WENATCHEE — When coach Scott Devereaux implemented the spread offense midway through last season, there was hope it would detract attention from a run-heavy attack that fed Isaiah Brandt-Sims the ball time and time again.
Devereaux hoped to open the field and utilize the Panthers’ deep supply of speed on offense. The 10th-year coach knew that when done right, the attack could be downright dangerous. But just about everybody was surprised by its insuppressible performance against Moses Lake on Friday.
Everyone except Devereaux.
“I’ve seen us do it before in practice,” he said. “When we’re clicking, we’re pretty darn good, and tonight, things were just clicking offensively. I think Moses Lake probably underestimated our speed a little bit and they had some alignment issues, but our guys were ready to play.”
Wenatchee hung 49 points against the then-undefeated Chiefs at the Apple Bowl and walked away with a lopsided 49-14 victory.
“I came in here thinking it was going to be a pretty close game,” said Blake Aguilar, who finished the contest with 94 total yards. “But we came out fired and ready to go and it was just awesome. It was a fun experience. In my four years, I’ve never had a game like this.”
While the win was a statement in itself, the unrelenting offensive rush was something else entirely — a team tapping into its deep pool of potential, showing a terrifying glimpse of how dangerous it is at its best.Defensively, the Chiefs had the best numbers in the Big Nine besides Sunnyside. They had given up just 647 total yards in two contests.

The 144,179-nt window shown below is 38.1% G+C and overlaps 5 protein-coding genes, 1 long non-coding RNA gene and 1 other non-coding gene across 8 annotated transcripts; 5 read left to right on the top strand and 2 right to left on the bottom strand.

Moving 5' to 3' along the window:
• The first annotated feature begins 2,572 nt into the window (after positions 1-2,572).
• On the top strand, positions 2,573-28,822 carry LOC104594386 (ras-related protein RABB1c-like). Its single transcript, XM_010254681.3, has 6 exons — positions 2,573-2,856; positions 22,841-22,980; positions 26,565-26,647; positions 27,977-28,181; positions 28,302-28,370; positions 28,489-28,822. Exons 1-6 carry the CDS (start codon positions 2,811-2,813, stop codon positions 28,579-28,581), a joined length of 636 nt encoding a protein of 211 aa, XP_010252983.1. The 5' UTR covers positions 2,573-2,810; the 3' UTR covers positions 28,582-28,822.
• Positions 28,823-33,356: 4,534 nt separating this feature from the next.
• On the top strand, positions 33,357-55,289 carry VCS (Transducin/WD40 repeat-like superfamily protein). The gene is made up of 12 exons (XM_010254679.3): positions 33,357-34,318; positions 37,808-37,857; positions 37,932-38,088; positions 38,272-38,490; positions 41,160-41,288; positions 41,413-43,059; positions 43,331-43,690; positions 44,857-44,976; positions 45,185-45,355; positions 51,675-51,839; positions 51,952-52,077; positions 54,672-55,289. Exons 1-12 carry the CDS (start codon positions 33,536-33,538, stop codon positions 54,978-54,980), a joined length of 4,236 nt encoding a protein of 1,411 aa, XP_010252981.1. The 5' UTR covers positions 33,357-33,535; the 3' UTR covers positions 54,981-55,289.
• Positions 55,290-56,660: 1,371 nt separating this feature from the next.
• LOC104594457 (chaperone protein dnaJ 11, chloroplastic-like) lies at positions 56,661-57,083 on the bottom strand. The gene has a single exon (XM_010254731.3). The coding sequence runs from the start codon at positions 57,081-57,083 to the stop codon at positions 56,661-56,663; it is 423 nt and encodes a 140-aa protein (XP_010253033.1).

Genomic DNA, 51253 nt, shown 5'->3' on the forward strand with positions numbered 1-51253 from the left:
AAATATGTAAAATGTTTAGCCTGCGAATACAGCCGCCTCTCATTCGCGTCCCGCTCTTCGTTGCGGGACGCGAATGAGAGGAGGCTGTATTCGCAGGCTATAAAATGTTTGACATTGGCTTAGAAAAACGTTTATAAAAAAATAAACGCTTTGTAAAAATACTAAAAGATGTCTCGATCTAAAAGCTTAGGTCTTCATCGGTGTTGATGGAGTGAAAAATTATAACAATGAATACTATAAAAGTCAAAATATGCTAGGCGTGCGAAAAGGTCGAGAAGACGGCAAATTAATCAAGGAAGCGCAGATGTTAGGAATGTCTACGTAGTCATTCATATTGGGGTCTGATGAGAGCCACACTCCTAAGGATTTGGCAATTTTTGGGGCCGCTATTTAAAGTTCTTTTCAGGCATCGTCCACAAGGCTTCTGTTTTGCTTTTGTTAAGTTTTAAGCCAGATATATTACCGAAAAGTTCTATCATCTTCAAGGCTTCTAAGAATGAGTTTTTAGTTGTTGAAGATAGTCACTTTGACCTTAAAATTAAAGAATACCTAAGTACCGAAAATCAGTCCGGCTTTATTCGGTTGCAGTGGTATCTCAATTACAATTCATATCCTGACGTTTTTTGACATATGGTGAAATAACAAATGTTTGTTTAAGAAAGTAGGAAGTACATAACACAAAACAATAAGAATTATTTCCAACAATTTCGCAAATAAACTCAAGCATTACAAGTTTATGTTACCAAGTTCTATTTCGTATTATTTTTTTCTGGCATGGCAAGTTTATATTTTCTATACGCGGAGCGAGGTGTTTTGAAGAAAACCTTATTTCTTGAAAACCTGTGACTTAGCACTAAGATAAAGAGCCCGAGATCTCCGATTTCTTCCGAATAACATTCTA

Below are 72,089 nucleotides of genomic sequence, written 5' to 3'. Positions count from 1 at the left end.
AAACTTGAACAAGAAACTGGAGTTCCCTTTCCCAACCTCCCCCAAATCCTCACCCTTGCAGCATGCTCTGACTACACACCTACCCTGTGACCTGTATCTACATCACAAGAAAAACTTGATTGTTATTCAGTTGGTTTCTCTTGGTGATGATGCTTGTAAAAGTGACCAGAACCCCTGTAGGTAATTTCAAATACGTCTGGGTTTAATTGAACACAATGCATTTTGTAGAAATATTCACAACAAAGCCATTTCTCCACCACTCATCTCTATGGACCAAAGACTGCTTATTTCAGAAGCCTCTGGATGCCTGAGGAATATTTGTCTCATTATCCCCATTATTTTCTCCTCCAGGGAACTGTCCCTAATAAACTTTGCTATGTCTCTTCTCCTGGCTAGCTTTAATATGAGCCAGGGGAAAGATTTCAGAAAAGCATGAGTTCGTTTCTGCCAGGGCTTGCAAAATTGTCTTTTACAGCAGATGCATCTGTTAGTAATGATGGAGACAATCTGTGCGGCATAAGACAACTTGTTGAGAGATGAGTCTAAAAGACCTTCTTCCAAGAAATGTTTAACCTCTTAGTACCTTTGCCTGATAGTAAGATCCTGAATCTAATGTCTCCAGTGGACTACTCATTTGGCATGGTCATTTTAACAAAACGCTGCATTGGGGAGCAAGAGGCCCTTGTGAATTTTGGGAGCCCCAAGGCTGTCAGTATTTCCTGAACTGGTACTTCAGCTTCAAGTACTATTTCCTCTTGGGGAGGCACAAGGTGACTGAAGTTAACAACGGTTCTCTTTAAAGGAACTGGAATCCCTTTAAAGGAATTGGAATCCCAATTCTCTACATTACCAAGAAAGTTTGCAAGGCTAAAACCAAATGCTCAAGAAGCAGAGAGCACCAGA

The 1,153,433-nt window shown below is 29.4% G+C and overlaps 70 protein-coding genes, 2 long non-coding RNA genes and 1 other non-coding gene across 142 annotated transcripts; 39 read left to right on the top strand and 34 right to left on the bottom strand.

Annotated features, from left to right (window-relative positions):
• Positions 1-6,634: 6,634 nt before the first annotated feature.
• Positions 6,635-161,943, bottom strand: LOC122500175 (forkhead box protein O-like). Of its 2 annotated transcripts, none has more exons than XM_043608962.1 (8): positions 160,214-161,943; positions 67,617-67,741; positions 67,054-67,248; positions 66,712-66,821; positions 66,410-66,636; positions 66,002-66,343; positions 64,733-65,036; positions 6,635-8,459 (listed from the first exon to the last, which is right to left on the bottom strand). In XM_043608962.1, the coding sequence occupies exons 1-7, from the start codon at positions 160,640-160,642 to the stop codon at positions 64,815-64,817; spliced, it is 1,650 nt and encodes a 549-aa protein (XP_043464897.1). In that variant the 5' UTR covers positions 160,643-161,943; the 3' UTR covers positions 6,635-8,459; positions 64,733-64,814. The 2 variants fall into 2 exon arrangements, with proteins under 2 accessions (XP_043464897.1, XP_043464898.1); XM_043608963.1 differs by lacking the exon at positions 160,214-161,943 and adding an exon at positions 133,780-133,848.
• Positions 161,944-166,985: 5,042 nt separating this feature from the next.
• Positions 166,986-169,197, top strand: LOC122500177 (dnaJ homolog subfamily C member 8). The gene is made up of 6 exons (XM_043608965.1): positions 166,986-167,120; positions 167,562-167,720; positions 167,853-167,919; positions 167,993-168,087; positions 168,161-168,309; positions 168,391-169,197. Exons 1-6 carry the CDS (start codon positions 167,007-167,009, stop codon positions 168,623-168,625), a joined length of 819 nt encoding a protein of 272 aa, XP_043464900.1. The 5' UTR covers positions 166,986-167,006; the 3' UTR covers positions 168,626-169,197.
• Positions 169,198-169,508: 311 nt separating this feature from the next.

Their road trip to Wenatchee was a nightmare that started bad with a lost fumble on the opening kickoff and ended with 447 total yards surrendered. Seven of the Panthers’ eight first-half drives went for touchdowns. The other possession was with time winding down in the second quarter; Wenatchee elected to run the clock out, comfortable with its 49-0 advantage.
It’s no surprise the Panthers had a good game Friday. They entered the season ranked No. 10 in the Seattle Times preseason poll and with the fastest athlete in the league in their backfield. But what’s troubling for future opponents is the talent surrounding Brandt-Sims and the accompanying defense, which has quietly pitched back-to-back first-half shutouts.
Senior quarterback Dillon Sugg finished the evening 13-of-15 through the air with 250 total yards and six total touchdowns. He connected with Spencer Smith, Chase Resch, Brock Stone and Zach Larsen on touchdown scores.
For Sugg, who was coming off a record-setting performance last week against Davis, the supporting cast makes his job a lot easier.
“Oh my goodness, it’s unreal the amount of weapons I have,” he said. “I trust every one of my receivers and the three running backs I have, and that’s a huge confidence booster for a quarterback.”
This is what Devereaux envisioned months ago when he installed the spread system. It took a tough loss against Eisenhower in week one to jump-start the Panthers, but if they continue playing at this pace, there’s no telling how far they can go.
“This is what we were waiting for and we just need to keep rolling on this,” Sugg said.